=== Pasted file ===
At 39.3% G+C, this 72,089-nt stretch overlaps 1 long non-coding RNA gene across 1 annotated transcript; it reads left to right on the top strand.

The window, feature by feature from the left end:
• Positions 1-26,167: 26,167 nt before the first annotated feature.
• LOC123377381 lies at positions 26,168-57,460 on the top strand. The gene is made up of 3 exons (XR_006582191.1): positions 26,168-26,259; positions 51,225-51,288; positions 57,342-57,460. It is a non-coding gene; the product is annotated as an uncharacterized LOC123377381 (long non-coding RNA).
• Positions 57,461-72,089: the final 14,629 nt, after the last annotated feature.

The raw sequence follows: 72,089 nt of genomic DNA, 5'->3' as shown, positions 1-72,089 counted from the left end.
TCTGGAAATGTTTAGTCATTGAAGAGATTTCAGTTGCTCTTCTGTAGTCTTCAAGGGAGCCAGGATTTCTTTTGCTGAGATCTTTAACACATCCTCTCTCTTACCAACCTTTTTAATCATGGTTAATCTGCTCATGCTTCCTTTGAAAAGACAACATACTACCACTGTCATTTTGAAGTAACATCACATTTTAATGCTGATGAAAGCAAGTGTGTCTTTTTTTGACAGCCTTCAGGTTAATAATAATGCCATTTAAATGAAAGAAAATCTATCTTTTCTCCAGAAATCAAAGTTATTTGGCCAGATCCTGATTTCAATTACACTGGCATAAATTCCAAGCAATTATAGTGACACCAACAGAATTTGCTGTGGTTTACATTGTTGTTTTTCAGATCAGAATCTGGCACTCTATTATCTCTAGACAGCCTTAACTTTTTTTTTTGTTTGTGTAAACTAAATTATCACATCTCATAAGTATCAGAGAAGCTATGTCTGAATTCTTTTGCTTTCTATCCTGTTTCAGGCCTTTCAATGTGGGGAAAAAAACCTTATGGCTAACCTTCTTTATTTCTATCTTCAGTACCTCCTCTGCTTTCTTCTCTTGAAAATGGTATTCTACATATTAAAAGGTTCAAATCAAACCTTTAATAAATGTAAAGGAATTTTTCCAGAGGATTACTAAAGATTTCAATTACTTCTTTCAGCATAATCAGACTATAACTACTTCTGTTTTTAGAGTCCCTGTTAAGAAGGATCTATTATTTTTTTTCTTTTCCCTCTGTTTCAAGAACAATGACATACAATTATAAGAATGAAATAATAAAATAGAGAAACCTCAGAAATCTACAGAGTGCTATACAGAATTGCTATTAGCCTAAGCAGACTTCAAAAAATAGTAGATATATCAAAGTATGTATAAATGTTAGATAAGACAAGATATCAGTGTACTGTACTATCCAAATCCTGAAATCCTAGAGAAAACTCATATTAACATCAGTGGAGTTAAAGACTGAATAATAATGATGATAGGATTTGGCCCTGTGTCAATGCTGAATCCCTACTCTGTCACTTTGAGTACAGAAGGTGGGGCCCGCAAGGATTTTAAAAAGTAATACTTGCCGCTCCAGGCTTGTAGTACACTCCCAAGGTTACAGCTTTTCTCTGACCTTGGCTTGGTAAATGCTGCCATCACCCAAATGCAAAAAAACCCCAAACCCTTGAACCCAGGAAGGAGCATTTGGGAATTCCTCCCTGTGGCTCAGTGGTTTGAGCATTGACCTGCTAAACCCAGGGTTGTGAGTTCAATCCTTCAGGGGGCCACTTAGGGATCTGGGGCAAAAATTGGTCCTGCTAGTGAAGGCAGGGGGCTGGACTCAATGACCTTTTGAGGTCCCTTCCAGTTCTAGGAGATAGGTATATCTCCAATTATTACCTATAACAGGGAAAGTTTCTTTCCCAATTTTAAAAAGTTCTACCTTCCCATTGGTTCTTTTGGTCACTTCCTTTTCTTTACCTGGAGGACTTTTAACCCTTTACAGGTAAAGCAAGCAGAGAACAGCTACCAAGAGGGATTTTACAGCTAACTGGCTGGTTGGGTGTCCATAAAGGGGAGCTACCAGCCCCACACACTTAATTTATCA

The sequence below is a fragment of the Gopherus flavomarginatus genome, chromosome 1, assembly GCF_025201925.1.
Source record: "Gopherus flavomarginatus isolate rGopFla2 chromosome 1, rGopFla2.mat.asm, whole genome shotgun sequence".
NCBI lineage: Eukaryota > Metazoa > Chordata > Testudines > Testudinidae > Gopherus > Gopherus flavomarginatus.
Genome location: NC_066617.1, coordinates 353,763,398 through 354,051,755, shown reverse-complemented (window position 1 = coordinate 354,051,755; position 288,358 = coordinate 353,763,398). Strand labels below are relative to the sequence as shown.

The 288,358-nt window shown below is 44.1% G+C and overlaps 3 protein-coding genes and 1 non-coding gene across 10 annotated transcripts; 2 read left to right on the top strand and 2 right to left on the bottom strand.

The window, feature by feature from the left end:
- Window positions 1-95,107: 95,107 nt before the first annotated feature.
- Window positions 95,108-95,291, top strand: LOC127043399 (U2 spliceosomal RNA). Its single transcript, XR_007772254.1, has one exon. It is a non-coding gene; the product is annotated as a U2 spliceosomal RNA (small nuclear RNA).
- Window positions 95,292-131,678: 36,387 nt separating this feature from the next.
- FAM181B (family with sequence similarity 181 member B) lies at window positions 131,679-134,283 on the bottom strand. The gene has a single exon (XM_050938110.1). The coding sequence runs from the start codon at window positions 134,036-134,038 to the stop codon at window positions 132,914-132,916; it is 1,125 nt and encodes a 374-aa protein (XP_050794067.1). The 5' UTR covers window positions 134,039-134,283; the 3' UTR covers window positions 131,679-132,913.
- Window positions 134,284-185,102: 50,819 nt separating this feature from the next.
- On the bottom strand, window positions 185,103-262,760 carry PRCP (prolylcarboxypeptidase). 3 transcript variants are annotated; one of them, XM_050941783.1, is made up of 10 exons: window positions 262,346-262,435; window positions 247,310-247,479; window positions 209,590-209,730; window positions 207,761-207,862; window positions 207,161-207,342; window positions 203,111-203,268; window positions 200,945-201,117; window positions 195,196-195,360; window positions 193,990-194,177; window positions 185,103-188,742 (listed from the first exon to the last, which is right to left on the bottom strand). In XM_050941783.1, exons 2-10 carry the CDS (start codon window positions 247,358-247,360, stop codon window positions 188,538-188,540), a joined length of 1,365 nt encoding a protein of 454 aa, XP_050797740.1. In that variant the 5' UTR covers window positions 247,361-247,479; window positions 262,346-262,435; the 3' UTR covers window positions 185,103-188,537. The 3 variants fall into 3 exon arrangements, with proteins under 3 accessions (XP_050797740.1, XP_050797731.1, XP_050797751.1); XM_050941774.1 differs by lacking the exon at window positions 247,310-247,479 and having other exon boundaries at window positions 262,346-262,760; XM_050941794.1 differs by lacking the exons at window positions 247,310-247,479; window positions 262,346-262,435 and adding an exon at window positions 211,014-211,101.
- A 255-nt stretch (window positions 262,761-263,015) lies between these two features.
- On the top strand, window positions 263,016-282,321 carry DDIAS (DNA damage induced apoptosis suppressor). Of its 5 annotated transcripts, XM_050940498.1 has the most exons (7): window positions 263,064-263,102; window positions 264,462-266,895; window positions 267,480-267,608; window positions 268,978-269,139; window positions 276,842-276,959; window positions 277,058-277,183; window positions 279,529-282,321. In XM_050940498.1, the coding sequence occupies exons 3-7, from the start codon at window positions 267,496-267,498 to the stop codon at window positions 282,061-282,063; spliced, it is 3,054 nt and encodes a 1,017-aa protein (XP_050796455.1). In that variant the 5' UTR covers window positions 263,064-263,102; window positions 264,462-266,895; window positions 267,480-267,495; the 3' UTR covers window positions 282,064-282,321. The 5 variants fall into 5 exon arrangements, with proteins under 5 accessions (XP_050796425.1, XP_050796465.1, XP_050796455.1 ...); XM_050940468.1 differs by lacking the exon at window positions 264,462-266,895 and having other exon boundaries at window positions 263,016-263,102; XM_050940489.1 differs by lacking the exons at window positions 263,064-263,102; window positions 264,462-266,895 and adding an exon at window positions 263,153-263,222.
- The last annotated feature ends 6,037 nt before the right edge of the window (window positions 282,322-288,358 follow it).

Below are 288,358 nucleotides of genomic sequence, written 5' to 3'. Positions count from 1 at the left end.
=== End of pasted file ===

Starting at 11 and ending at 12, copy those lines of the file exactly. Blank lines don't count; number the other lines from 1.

Genome location: NC_066617.1, coordinates 353,763,398 through 354,051,755, shown reverse-complemented (window position 1 = coordinate 354,051,755; position 288,358 = coordinate 353,763,398). Strand labels below are relative to the sequence as shown.

The 288,358-nt window shown below is 44.1% G+C and overlaps 3 protein-coding genes and 1 non-coding gene across 10 annotated transcripts; 2 read left to right on the top strand and 2 right to left on the bottom strand.